Saturday, July 4, 2009

Brian Williams and the White House Pajama Party

Dan Froomkin weighs in on NBC News at Watchdog Blog:


"What would you do if you — and your 32 camera crews — were granted unparalleled access to the White House for a day? And then you had two full hours of prime-time TV to fill?

There are many mysteries you might try to explore. How does President Obama actually make decisions? What if anything changes his mind? What blows his cool? How does he settle disputes among his advisers? Who is the last one to whisper in his ear? How does he treat his staff? How furious is the competition for his attention? Who wins? Why is he so sure, so confident, that thinking big is the solution to every problem? How do he and his staff really feel about the mess Bush left them? How does the former constitutional law professor reconcile his devotion to civil liberties with a handful of recent decisions that have horrified civil libertarians? Does he have second thoughts?

But sadly those were not the sorts of things that seemed to interest anchor Brian Williams and the more than two dozen NBC News producers responsible for the “Inside the Obama White House” special showing last night and tonight, a show that treats Obama like a celebrity rather than a president.

Part of the problem, most assuredly, was that the White House had the ultimate say in what the cameras were allowed to record, and what they weren’t. As Williams says at the show’s outset: “Our job is to show as much as we can of the inner workings, especially of the West Wing. The job of the White House is to show us what they want us to see.”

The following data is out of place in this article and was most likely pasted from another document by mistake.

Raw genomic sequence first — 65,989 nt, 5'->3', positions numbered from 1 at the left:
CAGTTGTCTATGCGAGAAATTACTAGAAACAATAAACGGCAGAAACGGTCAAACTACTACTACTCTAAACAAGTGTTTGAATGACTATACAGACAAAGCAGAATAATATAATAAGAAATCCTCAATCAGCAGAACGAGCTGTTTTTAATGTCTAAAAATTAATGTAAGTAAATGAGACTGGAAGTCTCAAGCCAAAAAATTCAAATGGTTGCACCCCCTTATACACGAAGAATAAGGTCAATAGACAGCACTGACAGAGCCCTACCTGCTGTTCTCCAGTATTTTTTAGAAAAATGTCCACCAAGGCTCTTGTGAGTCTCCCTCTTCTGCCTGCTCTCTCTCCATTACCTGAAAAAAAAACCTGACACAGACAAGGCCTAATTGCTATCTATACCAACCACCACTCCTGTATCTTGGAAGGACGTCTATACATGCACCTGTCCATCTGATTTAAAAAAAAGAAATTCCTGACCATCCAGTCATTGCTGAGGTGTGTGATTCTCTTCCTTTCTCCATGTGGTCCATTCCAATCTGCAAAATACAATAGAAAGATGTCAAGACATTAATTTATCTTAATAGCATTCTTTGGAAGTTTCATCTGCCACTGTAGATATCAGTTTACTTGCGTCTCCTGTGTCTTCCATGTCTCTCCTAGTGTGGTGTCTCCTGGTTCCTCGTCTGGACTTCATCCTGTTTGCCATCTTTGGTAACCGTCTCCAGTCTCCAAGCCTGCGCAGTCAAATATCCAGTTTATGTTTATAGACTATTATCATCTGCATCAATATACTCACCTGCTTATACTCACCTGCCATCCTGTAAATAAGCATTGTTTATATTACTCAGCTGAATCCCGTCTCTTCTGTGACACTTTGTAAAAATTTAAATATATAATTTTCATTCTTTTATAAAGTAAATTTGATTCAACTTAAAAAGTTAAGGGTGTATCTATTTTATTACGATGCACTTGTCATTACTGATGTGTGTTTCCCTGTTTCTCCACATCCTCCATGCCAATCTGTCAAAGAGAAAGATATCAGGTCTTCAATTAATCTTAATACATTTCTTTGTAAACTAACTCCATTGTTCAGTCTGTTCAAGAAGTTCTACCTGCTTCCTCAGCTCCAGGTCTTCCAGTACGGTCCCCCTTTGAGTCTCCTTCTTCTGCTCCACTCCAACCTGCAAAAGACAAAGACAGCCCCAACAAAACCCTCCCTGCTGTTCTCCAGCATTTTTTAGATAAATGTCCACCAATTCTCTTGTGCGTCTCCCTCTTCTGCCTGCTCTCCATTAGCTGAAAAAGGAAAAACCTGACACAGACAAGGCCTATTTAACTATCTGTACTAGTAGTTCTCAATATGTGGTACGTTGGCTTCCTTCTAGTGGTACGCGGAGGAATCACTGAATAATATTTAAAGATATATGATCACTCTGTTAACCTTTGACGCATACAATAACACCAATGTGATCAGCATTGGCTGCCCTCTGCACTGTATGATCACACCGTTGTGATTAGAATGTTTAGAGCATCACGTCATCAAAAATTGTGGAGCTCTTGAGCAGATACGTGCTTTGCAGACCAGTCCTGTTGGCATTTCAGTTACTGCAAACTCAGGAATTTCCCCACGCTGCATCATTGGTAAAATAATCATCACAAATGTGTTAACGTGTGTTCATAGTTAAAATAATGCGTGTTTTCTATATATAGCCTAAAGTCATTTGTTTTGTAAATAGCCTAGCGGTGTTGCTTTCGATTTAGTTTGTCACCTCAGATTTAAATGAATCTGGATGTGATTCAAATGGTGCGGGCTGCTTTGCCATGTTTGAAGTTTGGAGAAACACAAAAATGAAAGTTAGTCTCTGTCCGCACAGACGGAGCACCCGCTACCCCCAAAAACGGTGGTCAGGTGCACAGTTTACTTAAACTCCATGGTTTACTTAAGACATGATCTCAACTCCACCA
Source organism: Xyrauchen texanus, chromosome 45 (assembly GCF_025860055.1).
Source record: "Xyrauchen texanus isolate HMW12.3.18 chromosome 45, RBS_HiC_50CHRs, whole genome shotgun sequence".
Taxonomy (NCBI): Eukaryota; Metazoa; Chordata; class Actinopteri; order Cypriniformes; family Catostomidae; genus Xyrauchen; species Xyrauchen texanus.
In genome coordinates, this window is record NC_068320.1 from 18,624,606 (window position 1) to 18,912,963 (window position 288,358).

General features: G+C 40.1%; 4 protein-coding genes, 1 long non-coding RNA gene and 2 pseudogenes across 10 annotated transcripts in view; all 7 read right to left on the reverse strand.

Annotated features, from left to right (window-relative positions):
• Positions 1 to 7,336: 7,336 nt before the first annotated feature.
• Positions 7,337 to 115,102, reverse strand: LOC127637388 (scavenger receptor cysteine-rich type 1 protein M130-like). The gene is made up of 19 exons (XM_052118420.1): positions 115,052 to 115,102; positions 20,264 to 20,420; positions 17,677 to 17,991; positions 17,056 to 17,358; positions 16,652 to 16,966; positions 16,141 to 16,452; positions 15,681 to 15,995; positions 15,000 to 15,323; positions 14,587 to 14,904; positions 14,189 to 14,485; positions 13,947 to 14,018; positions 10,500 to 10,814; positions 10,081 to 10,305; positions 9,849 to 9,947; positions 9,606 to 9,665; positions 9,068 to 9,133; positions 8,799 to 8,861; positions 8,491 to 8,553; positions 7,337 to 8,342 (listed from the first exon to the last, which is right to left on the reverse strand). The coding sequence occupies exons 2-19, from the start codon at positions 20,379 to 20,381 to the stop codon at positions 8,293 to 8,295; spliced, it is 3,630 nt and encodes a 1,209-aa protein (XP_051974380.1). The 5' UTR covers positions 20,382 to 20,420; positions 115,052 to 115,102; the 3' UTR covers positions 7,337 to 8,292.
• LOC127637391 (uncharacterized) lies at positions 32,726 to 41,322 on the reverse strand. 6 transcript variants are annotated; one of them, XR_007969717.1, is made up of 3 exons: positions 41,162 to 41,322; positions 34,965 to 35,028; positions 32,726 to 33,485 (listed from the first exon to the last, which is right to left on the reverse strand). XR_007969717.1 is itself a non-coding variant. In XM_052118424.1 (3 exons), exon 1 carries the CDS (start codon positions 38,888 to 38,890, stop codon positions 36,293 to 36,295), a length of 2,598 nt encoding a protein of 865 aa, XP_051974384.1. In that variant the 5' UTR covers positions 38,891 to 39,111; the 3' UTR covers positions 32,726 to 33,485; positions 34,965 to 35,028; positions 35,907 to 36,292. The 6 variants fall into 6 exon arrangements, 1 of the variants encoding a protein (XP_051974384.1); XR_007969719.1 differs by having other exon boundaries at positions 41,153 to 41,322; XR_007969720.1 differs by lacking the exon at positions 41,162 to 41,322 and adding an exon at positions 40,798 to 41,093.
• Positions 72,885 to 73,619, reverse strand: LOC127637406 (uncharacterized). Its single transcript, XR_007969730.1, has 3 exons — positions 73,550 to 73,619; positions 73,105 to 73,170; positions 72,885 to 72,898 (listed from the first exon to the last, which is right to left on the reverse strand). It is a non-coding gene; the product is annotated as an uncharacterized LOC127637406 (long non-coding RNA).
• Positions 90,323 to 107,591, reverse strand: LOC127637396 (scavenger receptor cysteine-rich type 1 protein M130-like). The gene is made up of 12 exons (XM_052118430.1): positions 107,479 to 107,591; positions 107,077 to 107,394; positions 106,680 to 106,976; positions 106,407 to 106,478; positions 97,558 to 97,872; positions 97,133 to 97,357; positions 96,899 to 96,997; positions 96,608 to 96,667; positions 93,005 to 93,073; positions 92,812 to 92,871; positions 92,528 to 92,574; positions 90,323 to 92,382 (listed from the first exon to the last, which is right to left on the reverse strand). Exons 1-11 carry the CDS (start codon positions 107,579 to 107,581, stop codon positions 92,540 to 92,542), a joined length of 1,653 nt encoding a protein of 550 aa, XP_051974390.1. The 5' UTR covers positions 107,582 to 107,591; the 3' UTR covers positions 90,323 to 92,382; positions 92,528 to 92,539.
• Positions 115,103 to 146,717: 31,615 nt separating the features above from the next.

My response to Williams' idea of what his job entails is: No, no, and no! That is not your job! Your job is absolutely NOT to simply waste your time being spoon-fed tripe by the White House. You are supposed to be in an adversarial role as a high-ranking member of the press. Why are you wasting your time filming the president eating M&M's and ordering burgers? Is this really the best way that you could spend your time day?

Furthermore, your job is to find out the things that the White House DOES NOT want to show us. The White House does not need help with publicity, and if they did, then they should hire a PR firm.

Nor do I buy the argument that this is all that they would show him. This was a plum tossed Williams' way. This was the White House saying, "Let's be friends." And the problem with journalists today is that they all want to be friends with the people in power. And who wouldn't want to go to the White House for a once-in-a-lifetime opportunity? But if you have chosen a profession where you are supposed to be in an adversarial relationship with government, then you simply cannot do this.

If the White House wants to put together a video montage, showing how they would prefer to be perceived by the public, then let them do so. Let them post it on YouTube. Let them show you how much they all like candy and cuddly dogs. But do not put your seal of journalistic approval on it by producing it and slapping an NBC News logo on it.

If this was designed as test of Brian Williams' journalistic integrity, then his grade is no less than EPIC FAIL. And "journalists" wonder why the mainstream media is held in such low esteem.

Incidentally, Dan Froomkin is one of the few reporters who still takes his job seriously. He truly does consider himself as part of the adversarial press. Of course, although being one of the most popular of all the Washington Post writers, he was just fired by them for not toeing the company line, which, at the Post, means repeating whatever the current administration says without question.

Maybe Brian Williams can take Froomkin's job. He seems to be quite good at that.

No comments:

Post a Comment